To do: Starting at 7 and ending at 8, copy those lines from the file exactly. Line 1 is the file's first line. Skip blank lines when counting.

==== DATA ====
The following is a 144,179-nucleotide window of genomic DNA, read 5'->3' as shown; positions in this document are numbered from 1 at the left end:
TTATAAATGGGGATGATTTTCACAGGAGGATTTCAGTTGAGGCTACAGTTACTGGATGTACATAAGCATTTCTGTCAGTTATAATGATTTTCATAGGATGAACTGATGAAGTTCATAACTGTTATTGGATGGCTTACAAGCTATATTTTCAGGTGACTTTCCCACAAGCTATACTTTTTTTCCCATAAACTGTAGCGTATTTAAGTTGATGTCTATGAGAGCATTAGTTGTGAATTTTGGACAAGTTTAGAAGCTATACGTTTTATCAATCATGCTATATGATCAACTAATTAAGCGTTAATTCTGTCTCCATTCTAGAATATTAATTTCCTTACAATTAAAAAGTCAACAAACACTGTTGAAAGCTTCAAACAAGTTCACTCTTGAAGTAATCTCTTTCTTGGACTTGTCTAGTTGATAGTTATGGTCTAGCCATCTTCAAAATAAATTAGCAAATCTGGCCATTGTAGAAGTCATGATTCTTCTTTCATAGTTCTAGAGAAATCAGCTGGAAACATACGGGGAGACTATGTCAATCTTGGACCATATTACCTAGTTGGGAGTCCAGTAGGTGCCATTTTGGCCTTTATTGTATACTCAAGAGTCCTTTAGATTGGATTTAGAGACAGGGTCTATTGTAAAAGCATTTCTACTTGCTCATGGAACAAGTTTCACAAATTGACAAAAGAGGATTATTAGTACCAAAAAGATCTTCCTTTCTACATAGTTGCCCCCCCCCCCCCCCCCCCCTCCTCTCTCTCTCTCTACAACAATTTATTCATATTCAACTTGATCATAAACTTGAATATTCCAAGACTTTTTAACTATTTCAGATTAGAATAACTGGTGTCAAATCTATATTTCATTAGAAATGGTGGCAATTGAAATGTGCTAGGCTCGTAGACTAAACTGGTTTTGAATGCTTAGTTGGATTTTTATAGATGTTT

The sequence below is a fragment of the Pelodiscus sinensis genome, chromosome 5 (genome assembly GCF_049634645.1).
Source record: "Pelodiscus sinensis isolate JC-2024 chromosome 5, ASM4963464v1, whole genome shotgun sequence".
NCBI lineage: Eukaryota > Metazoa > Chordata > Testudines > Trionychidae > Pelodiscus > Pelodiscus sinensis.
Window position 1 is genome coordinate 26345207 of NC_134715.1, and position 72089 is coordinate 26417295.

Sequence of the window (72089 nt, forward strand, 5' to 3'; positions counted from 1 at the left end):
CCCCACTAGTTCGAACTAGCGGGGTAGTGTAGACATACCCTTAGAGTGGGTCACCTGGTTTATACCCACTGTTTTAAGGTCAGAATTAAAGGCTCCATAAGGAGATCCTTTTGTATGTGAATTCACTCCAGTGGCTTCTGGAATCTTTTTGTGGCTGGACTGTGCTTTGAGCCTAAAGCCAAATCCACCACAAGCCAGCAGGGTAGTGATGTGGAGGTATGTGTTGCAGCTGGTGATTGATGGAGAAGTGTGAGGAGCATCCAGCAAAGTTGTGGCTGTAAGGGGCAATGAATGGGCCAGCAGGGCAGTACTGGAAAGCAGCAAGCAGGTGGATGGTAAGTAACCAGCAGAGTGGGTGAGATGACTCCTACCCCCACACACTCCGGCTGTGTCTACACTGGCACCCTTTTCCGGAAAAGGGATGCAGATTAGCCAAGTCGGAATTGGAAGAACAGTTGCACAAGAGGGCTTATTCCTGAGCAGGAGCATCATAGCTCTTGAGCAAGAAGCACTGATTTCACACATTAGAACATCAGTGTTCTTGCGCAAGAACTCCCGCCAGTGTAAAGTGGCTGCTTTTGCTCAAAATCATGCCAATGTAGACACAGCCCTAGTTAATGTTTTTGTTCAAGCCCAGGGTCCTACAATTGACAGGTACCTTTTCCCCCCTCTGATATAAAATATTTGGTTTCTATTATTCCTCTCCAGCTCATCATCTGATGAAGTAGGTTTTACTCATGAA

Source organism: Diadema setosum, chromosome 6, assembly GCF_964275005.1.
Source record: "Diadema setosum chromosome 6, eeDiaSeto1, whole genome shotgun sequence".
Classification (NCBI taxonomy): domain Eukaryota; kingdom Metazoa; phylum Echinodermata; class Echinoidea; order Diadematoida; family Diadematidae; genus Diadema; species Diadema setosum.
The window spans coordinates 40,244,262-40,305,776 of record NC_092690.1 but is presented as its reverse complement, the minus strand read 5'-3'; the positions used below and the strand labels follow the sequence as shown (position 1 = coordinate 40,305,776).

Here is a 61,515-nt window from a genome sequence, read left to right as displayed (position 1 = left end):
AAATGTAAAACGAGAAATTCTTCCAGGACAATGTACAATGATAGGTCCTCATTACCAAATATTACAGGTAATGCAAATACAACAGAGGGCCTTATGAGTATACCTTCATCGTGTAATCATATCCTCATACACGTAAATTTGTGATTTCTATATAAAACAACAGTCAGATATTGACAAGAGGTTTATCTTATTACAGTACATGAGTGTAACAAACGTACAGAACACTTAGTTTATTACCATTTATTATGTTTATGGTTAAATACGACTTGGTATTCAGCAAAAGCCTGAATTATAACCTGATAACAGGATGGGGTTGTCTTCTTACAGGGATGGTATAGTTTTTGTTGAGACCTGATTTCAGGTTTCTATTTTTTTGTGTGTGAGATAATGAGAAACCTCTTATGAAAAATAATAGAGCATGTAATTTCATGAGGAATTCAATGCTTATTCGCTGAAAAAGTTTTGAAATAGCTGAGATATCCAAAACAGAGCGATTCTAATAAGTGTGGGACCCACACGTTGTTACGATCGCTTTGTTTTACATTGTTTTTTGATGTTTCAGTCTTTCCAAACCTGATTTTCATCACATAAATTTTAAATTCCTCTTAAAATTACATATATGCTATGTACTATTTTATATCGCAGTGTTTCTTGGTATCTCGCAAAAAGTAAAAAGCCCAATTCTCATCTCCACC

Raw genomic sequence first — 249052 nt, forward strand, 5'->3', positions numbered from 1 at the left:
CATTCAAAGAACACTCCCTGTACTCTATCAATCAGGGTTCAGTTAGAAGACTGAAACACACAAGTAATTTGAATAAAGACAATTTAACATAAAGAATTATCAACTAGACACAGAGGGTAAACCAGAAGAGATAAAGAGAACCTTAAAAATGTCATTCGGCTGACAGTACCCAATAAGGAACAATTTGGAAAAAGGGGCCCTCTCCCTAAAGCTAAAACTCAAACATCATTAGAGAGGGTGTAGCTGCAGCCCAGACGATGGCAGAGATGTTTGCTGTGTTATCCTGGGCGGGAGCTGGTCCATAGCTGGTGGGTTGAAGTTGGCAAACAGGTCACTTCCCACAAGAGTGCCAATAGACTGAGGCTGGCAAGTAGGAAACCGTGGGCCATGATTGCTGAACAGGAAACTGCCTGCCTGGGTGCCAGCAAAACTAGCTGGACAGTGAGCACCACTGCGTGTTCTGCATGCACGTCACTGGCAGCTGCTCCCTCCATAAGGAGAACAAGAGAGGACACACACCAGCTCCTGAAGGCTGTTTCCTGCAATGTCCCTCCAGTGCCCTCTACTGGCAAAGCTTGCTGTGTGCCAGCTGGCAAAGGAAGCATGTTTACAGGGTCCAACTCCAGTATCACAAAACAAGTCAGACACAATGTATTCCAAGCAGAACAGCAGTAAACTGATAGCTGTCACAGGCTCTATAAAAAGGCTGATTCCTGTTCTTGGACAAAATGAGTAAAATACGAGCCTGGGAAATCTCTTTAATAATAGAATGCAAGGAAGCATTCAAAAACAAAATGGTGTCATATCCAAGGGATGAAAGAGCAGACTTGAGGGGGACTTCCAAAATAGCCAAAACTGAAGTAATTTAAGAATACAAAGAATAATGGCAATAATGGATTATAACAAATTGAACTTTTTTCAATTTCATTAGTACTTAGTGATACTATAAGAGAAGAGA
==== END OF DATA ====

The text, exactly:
Sequence of the window (72089 nt, forward strand, 5' to 3'; positions counted from 1 at the left end):
CCCCACTAGTTCGAACTAGCGGGGTAGTGTAGACATACCCTTAGAGTGGGTCACCTGGTTTATACCCACTGTTTTAAGGTCAGAATTAAAGGCTCCATAAGGAGATCCTTTTGTATGTGAATTCACTCCAGTGGCTTCTGGAATCTTTTTGTGGCTGGACTGTGCTTTGAGCCTAAAGCCAAATCCACCACAAGCCAGCAGGGTAGTGATGTGGAGGTATGTGTTGCAGCTGGTGATTGATGGAGAAGTGTGAGGAGCATCCAGCAAAGTTGTGGCTGTAAGGGGCAATGAATGGGCCAGCAGGGCAGTACTGGAAAGCAGCAAGCAGGTGGATGGTAAGTAACCAGCAGAGTGGGTGAGATGACTCCTACCCCCACACACTCCGGCTGTGTCTACACTGGCACCCTTTTCCGGAAAAGGGATGCAGATTAGCCAAGTCGGAATTGGAAGAACAGTTGCACAAGAGGGCTTATTCCTGAGCAGGAGCATCATAGCTCTTGAGCAAGAAGCACTGATTTCACACATTAGAACATCAGTGTTCTTGCGCAAGAACTCCCGCCAGTGTAAAGTGGCTGCTTTTGCTCAAAATCATGCCAATGTAGACACAGCCCTAGTTAATGTTTTTGTTCAAGCCCAGGGTCCTACAATTGACAGGTACCTTTTCCCCCCTCTGATATAAAATATTTGGTTTCTATTATTCCTCTCCAGCTCATCATCTGATGAAGTAGGTTTTACTCATGAA